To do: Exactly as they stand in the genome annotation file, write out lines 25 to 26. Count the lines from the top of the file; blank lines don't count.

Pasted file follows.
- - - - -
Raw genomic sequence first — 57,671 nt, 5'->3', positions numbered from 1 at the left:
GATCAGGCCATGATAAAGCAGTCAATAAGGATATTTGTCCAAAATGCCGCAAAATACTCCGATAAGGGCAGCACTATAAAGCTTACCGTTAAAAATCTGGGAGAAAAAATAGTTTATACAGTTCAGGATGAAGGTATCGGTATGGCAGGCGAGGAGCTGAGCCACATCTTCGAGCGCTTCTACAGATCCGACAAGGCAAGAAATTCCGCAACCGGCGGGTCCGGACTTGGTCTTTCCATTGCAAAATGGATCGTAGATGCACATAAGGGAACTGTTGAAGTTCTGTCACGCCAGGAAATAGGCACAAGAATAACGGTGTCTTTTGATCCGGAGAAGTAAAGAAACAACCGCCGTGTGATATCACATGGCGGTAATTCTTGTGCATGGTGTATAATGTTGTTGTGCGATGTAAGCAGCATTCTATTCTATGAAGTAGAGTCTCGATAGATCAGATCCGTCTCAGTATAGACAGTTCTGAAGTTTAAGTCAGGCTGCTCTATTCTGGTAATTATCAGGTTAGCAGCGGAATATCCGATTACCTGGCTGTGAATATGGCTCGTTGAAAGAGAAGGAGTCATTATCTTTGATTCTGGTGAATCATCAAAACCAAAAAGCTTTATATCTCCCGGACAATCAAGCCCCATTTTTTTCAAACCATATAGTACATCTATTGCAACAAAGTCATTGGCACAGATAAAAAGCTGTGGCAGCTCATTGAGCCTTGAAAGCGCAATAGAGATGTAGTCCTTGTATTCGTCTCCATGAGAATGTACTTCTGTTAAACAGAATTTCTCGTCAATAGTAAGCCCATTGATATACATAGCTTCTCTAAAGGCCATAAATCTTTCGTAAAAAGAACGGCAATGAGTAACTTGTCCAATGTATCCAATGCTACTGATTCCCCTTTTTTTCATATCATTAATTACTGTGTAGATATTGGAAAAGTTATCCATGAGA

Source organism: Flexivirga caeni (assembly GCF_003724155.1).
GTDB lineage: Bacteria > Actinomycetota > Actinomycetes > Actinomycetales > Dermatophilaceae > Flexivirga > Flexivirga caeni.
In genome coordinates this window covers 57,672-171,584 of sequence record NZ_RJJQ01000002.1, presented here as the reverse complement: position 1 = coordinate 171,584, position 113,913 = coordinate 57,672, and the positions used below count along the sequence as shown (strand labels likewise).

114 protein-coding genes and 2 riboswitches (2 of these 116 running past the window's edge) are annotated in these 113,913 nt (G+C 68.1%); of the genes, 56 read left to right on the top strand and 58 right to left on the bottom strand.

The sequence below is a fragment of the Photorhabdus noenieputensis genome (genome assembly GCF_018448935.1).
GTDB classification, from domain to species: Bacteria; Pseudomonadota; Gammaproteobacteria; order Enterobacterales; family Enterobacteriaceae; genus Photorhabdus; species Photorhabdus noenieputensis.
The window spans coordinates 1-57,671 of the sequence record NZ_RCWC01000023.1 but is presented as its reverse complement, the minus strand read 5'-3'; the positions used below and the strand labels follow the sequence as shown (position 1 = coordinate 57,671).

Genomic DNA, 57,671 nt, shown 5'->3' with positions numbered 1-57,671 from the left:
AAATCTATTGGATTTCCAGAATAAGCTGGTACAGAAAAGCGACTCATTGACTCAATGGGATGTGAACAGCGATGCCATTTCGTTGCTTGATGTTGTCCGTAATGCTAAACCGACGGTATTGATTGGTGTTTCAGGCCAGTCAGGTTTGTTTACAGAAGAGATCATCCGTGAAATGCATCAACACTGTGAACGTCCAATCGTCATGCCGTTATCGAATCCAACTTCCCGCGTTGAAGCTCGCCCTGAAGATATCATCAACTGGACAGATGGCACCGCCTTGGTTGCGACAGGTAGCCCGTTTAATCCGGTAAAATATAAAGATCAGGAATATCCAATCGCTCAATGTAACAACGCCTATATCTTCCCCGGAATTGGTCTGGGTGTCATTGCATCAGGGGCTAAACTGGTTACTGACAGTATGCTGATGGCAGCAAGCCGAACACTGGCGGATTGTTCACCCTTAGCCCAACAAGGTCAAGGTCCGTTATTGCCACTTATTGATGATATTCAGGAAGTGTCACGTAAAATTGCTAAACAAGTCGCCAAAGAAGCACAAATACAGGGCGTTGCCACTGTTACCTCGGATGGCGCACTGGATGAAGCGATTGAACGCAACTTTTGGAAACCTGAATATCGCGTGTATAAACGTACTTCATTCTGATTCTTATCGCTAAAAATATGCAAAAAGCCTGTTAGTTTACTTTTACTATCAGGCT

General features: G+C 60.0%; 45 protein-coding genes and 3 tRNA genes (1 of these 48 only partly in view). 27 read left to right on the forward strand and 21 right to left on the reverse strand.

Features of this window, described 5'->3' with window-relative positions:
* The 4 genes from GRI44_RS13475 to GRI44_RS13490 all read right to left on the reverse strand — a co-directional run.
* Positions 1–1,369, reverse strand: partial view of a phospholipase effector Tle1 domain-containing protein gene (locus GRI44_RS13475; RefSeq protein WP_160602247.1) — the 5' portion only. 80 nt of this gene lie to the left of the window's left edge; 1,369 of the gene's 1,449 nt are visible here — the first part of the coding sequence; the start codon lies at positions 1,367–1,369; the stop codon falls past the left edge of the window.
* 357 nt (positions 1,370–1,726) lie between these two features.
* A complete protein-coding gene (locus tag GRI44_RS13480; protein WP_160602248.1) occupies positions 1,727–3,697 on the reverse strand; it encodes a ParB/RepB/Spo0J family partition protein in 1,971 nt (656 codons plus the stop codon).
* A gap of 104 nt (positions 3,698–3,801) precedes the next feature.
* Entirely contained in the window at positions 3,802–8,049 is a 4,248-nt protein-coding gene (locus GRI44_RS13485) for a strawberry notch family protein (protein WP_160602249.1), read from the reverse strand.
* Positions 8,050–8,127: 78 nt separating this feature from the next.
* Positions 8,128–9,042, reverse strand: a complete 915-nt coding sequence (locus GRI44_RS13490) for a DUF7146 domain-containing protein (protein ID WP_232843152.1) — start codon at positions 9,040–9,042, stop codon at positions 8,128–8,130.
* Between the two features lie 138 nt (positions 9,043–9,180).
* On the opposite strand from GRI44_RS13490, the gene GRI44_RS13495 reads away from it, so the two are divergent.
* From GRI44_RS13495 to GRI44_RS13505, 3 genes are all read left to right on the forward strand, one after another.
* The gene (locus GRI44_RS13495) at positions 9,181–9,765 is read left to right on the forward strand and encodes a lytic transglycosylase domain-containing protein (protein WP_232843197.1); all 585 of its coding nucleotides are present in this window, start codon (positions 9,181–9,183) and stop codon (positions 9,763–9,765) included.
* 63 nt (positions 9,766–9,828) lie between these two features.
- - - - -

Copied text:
* The gene (locus GRI44_RS13495) at positions 9,181–9,765 is read left to right on the forward strand and encodes a lytic transglycosylase domain-containing protein (protein WP_232843197.1); all 585 of its coding nucleotides are present in this window, start codon (positions 9,181–9,183) and stop codon (positions 9,763–9,765) included.
* 63 nt (positions 9,766–9,828) lie between these two features.